Leaflet, via Wikimedia Commons
Wind power, such as from the Green Mountain Wind Farm near Fluvanna, Texas, could deliver electricity more efficiently with an improved grid.
Redesigning the traditional wind turbine -- large three-bladed rotors with controllable pitch -- is sort of like reinventing the wheel. Decades of trial, error and testing go into it. Bob Thresher, a research fellow at the National Renewable Energy Lab in Golden, Colorado, would know. He’s spent more than 40 years working in the wind energy field and helped start the National Wind Technology Center.
“I’ve spent my entire working life developing kinetic art that’s useful,” he said.
But conventional wind turbines remain expensive and require tons of material. The ongoing quest for cheaper, more efficient wind energy has produced wacky wind turbine ideas. Thresher offers his grounded take on some of the most promising ones.
Airborne wind turbines resembling kites, planes, balloons, flying figure eights and nearly everything in between are actively being developed. Joby Energy’s multi-wing system and KiteGen’s kite-like turbines have made headlines. In 2009, the Airborne Wind Energy Industry Association formed to promote the stakeholders in this nascent sector.
The idea of tapping winds higher in the atmosphere makes sense, Thresher said. But the challenges for flying or light air devices also increase exponentially. Airspace is tight. Plus, a bad day for a wind turbine on the ground is when the rotor smashes the tower. “If you’ve got a bad day in the air you might cut your cable and then where are you going to land? You’ve got some liability issues,” Thresher said. Going offshore or a place with a large expanse could help minimize the risks, he added.
Clean Wind Energy Tower Inc.
Some engineers have looked to building structures, redesigning them to tap wind energy. Last year a company called Clean Wind Energy Tower Inc. got approval to develop two http://news.discovery.com/tech/downdraft-wind-tower-120606.htm Downdraft Towers in Arizona. The concept works like this: Water is pumped to the top of the 2,000-foot-tall cylindrical tower and sprayed into a mist. That cools the air, causing it to sink rapidly, at speeds up to 50 miles per hour. The falling air rushing through the bottom, where there are turbines that convert the motion into electricity.
Thresher compared the tower to an ocean thermal energy conversion or OTEC, where a device in the ocean picks up cold water from the bottom and warm water from the surface to run a heat engine on the temperature difference. The trouble is that to produce significant amounts of energy, the device has to be huge, he said. Then the structural cost is also high due to the large size. And, forget about planning offices or homes for wind energy buildings. In general, Thresher said, people tend to avoid living in windy places. “Look at Wyoming: great wind, no people.”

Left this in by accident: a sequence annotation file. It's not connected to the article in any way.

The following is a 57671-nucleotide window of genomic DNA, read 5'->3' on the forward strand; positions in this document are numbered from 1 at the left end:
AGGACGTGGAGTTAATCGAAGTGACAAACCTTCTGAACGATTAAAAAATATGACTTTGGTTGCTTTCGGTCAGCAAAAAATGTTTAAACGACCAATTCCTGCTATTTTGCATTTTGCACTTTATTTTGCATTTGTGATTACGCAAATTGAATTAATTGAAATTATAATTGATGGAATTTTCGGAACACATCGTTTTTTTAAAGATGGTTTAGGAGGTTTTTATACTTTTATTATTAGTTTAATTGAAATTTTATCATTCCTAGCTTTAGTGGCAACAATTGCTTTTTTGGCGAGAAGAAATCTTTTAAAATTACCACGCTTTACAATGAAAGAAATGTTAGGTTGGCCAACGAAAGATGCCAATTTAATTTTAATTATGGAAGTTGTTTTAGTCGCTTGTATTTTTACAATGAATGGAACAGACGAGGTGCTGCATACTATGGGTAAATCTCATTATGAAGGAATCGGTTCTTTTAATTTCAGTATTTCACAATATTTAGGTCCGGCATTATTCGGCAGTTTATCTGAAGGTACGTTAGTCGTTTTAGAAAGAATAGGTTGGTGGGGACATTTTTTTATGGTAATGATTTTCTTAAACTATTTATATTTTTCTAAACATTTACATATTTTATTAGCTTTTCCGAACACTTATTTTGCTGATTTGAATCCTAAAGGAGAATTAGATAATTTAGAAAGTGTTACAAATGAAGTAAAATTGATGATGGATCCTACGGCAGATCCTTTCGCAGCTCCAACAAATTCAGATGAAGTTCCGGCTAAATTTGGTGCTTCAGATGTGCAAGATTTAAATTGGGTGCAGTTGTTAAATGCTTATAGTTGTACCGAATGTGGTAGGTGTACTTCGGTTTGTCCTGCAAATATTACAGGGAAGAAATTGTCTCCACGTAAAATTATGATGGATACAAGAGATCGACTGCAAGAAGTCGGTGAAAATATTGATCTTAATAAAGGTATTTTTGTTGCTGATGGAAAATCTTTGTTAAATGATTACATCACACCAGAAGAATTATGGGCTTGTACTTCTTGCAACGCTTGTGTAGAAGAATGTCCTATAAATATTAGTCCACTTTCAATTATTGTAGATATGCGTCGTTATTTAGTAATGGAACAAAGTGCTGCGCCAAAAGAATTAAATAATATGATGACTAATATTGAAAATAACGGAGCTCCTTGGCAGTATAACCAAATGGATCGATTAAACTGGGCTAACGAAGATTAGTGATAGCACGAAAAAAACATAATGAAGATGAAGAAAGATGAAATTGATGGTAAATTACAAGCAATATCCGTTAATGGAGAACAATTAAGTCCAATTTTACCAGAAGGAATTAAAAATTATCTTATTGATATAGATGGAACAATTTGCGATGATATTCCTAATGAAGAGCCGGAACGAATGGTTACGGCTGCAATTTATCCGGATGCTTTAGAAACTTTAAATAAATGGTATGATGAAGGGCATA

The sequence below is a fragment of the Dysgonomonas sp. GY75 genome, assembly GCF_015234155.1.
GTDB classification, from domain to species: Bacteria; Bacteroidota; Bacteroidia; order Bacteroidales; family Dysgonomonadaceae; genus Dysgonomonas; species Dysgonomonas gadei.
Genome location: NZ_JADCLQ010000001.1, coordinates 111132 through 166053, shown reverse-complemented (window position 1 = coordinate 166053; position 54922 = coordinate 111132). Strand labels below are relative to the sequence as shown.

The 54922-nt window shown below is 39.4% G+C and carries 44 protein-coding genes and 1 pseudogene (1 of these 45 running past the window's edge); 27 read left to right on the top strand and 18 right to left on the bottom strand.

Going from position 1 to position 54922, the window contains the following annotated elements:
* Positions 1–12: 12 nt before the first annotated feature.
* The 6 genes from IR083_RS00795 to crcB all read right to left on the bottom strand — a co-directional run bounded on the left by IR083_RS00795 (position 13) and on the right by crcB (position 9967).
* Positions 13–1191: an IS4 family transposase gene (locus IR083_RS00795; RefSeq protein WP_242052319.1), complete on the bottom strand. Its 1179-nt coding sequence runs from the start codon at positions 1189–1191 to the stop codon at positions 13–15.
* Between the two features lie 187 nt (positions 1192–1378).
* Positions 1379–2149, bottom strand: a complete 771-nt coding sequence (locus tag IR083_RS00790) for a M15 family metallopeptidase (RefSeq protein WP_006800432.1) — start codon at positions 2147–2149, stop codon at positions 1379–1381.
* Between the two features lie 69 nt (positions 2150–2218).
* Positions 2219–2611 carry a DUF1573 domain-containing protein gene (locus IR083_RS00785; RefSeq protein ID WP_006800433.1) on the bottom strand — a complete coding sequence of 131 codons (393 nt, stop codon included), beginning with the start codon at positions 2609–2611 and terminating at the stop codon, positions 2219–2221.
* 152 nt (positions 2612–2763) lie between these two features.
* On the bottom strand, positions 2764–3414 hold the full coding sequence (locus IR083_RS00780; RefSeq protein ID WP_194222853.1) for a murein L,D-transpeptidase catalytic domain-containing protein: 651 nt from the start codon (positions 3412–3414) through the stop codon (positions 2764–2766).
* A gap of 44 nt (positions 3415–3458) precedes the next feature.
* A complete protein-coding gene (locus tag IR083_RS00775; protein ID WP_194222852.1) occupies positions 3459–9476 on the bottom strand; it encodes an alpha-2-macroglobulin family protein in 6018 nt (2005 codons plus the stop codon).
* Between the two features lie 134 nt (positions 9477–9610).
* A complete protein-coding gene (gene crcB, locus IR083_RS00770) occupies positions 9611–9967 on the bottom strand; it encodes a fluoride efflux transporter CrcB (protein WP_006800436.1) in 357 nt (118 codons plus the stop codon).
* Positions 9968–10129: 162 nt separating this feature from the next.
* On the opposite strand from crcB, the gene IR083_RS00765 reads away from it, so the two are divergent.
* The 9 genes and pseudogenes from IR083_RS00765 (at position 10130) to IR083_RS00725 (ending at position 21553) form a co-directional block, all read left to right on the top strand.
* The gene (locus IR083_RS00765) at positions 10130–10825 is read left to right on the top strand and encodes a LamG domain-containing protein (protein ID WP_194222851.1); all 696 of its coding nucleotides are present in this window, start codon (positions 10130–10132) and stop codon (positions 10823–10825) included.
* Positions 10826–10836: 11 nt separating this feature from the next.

SeaTwirl / Ehmberg Solutions AB
Vertical-axis wind turbines are among the less wacky on the list. Operational ones are already up and running. Their power curve is similar to conventional horizontal axis turbines. In these designs, the main rotor shaft is arranged vertically, often with the blades swirling around in a helix formation. The Swedish company Ehmberg Solutions AB took this a step further, creating a flywheel design called SeaTwirl intended to be anchored on the seafloor.
The big challenge here is making such a system cost-effective, Thresher said, but with enough development it could be a horse race with traditional turbines. “We proposed looking back at vertical axis turbines for offshore,” he added. “We have some energy around the idea that it might be doable.”
FloDesign Wind Turbine Corp.
Funnel-like wind devices can be traced back to the 1970s, when the first diffuser was proposed. Thresher said the most high-tech one today is an aerodynamic jet-engine style structure from Massachusetts-based FloDesign Wind Turbine Corporation. Their shrouded turbine works by creating a rapid-mixing vortex when wind hits it, and has fins that allow it to turn into the wind for maximum energy. The tricky part is that a device with a shroud needs to be able to survive hurricane-force winds.
“You can’t feather it,” Thresher said. “You can’t minimize the drag -- you’ve got this big shroud out there.” Another challenge, as usual, is cost. The larger the foundation and structure, the higher the cost. To mitigate the added weight and cost, some designers are considering structural fabric or polymer skin for the parts. Thresher added that he thinks a shroud does improve performance but the cost is still unproven.
MASATOSHI SAKAMOTO/Kyushu University
Several years ago Yuji Oyha, a professor at Kyushu University, captured imaginations with his novel design for what he called a “Wind Lens.” While a giant rim-like rotating wheel for offshore energy has yet to be fully realized, several smaller experimental versions have been installed high above a park in Fukuoka, Japan -- part of a major green energy expansion in the country.